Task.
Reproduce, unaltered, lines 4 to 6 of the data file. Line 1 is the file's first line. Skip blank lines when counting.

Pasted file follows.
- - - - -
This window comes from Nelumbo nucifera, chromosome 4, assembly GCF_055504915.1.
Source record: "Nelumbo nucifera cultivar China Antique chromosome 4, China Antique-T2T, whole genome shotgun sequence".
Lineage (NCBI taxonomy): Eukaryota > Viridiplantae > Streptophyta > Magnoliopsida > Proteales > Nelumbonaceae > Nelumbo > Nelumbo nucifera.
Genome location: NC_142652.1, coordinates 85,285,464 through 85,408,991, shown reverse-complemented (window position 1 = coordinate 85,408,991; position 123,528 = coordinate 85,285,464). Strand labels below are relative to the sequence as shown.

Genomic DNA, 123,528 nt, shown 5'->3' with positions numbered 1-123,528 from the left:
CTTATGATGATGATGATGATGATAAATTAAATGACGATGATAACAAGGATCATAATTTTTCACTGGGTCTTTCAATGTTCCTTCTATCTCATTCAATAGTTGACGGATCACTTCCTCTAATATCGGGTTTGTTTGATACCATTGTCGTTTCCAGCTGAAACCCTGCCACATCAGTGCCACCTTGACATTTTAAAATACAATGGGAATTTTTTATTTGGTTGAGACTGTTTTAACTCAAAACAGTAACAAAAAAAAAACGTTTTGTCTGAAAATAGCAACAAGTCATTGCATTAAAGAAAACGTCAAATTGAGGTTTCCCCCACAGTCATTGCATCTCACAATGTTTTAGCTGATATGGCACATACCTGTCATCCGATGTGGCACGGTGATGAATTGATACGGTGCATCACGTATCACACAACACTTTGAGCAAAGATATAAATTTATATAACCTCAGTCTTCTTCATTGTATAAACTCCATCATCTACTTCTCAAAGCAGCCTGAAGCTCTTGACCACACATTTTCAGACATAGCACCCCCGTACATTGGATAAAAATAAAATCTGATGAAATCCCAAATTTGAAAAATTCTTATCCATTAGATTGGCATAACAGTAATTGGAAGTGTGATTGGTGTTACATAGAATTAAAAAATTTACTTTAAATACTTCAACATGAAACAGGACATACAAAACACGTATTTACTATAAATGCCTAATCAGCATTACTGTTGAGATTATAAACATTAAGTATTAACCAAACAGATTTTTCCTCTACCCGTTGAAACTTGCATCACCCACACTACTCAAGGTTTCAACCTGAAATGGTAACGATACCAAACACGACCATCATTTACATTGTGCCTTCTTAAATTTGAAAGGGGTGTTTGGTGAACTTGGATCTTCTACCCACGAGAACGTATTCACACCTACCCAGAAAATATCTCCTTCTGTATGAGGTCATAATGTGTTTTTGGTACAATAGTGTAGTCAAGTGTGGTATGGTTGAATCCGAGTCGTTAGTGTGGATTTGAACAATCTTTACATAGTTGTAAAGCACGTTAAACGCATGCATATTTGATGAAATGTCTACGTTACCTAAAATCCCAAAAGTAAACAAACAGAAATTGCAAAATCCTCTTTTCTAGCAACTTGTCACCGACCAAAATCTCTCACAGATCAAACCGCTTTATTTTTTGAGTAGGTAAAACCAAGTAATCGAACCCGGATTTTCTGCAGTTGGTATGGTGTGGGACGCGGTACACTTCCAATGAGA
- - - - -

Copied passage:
Genome location: NC_142652.1, coordinates 85,285,464 through 85,408,991, shown reverse-complemented (window position 1 = coordinate 85,408,991; position 123,528 = coordinate 85,285,464). Strand labels below are relative to the sequence as shown.

Genomic DNA, 123,528 nt, shown 5'->3' with positions numbered 1-123,528 from the left:
CTTATGATGATGATGATGATGATAAATTAAATGACGATGATAACAAGGATCATAATTTTTCACTGGGTCTTTCAATGTTCCTTCTATCTCATTCAATAGTTGACGGATCACTTCCTCTAATATCGGGTTTGTTTGATACCATTGTCGTTTCCAGCTGAAACCCTGCCACATCAGTGCCACCTTGACATTTTAAAATACAATGGGAATTTTTTATTTGGTTGAGACTGTTTTAACTCAAAACAGTAACAAAAAAAAAACGTTTTGTCTGAAAATAGCAACAAGTCATTGCATTAAAGAAAACGTCAAATTGAGGTTTCCCCCACAGTCATTGCATCTCACAATGTTTTAGCTGATATGGCACATACCTGTCATCCGATGTGGCACGGTGATGAATTGATACGGTGCATCACGTATCACACAACACTTTGAGCAAAGATATAAATTTATATAACCTCAGTCTTCTTCATTGTATAAACTCCATCATCTACTTCTCAAAGCAGCCTGAAGCTCTTGACCACACATTTTCAGACATAGCACCCCCGTACATTGGATAAAAATAAAATCTGATGAAATCCCAAATTTGAAAAATTCTTATCCATTAGATTGGCATAACAGTAATTGGAAGTGTGATTGGTGTTACATAGAATTAAAAAATTTACTTTAAATACTTCAACATGAAACAGGACATACAAAACACGTATTTACTATAAATGCCTAATCAGCATTACTGTTGAGATTATAAACATTAAGTATTAACCAAACAGATTTTTCCTCTACCCGTTGAAACTTGCATCACCCACACTACTCAAGGTTTCAACCTGAAATGGTAACGATACCAAACACGACCATCATTTACATTGTGCCTTCTTAAATTTGAAAGGGGTGTTTGGTGAACTTGGATCTTCTACCCACGAGAACGTATTCACACCTACCCAGAAAATATCTCCTTCTGTATGAGGTCATAATGTGTTTTTGGTACAATAGTGTAGTCAAGTGTGGTATGGTTGAATCCGAGTCGTTAGTGTGGATTTGAACAATCTTTACATAGTTGTAAAGCACGTTAAACGCATGCATATTTGATGAAATGTCTACGTTACCTAAAATCCCAAAAGTAAACAAACAGAAATTGCAAAATCCTCTTTTCTAGCAACTTGTCACCGACCAAAATCTCTCACAGATCAAACCGCTTTATTTTTTGAGTAGGTAAAACCAAGTAATCGAACCCGGATTTTCTGCAGTTGGTATGGTGTGGGACGCGGTACACTTCCAATGAGA